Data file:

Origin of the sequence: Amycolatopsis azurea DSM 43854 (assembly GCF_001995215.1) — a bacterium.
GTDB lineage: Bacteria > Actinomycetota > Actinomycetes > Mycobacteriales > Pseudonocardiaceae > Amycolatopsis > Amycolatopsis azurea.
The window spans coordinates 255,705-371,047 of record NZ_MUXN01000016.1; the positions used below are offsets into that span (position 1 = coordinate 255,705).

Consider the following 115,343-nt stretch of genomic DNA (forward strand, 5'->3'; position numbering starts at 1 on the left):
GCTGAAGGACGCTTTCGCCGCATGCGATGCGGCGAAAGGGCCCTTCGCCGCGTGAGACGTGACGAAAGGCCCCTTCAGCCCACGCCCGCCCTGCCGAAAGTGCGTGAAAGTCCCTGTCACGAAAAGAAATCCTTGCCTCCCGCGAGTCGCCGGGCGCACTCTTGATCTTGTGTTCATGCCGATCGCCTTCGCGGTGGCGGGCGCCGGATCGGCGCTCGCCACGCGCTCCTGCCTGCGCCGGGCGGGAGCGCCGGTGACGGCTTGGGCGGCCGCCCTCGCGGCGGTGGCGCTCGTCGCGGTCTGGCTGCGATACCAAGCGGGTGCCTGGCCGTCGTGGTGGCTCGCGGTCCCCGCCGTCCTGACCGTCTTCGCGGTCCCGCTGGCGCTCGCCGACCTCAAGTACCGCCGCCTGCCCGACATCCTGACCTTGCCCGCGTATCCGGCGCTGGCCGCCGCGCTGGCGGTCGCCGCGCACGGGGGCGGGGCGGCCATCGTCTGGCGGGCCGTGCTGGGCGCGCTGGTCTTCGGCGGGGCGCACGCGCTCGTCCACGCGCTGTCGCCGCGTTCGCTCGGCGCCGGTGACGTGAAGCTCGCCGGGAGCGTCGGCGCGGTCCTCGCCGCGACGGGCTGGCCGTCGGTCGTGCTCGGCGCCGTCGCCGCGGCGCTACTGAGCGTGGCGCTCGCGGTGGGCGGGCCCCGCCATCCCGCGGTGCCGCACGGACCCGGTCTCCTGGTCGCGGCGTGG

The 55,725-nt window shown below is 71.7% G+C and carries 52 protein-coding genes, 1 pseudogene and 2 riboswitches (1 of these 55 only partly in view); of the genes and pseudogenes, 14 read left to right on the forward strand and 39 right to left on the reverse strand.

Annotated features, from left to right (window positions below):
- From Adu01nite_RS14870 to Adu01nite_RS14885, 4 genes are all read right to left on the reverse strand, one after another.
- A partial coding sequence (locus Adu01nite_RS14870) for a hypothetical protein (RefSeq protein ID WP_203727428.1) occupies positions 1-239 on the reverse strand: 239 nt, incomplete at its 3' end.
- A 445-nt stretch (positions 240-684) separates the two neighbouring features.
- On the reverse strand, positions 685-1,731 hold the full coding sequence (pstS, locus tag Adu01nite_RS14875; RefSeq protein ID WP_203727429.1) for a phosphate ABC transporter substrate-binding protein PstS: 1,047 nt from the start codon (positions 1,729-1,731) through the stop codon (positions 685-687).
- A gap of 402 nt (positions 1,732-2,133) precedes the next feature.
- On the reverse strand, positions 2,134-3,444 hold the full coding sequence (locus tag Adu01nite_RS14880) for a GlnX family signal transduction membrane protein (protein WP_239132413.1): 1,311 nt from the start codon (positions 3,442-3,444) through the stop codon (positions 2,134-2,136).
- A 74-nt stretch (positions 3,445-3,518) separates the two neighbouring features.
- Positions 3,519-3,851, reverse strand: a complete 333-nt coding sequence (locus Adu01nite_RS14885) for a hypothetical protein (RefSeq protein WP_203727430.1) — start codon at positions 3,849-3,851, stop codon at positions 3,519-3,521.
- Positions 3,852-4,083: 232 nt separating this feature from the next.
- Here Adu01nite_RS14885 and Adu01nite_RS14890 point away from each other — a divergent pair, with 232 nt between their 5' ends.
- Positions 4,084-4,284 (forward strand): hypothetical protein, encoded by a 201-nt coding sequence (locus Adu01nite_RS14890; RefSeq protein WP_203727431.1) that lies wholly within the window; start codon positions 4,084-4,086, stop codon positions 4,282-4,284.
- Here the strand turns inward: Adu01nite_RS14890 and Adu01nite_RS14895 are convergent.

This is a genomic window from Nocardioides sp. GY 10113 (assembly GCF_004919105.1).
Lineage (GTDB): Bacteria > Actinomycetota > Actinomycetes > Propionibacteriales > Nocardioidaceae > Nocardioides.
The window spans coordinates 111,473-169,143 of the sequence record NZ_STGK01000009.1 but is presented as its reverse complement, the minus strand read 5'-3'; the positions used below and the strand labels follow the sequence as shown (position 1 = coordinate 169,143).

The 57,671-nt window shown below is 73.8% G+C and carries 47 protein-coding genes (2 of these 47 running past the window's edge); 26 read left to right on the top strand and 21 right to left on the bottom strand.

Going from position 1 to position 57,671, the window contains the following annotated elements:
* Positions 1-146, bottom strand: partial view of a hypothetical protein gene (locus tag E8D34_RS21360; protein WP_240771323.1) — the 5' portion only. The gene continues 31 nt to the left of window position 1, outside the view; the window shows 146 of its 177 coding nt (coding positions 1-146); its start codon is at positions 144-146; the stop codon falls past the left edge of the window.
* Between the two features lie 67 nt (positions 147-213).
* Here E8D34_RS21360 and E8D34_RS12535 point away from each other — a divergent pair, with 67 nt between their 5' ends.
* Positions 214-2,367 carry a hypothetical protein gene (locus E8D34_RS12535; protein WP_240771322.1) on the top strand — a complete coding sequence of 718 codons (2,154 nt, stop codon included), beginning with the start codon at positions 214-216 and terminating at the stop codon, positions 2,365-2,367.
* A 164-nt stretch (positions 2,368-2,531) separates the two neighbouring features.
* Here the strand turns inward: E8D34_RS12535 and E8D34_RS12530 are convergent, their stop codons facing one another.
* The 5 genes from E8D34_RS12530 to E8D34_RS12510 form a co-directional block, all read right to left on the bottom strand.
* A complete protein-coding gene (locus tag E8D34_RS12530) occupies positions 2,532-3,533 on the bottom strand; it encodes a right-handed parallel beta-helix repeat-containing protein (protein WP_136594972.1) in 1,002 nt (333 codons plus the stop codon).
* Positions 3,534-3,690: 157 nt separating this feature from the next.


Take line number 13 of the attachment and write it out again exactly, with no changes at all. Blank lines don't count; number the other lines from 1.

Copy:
- On the reverse strand, positions 2,134-3,444 hold the full coding sequence (locus tag Adu01nite_RS14880) for a GlnX family signal transduction membrane protein (protein WP_239132413.1): 1,311 nt from the start codon (positions 3,442-3,444) through the stop codon (positions 2,134-2,136).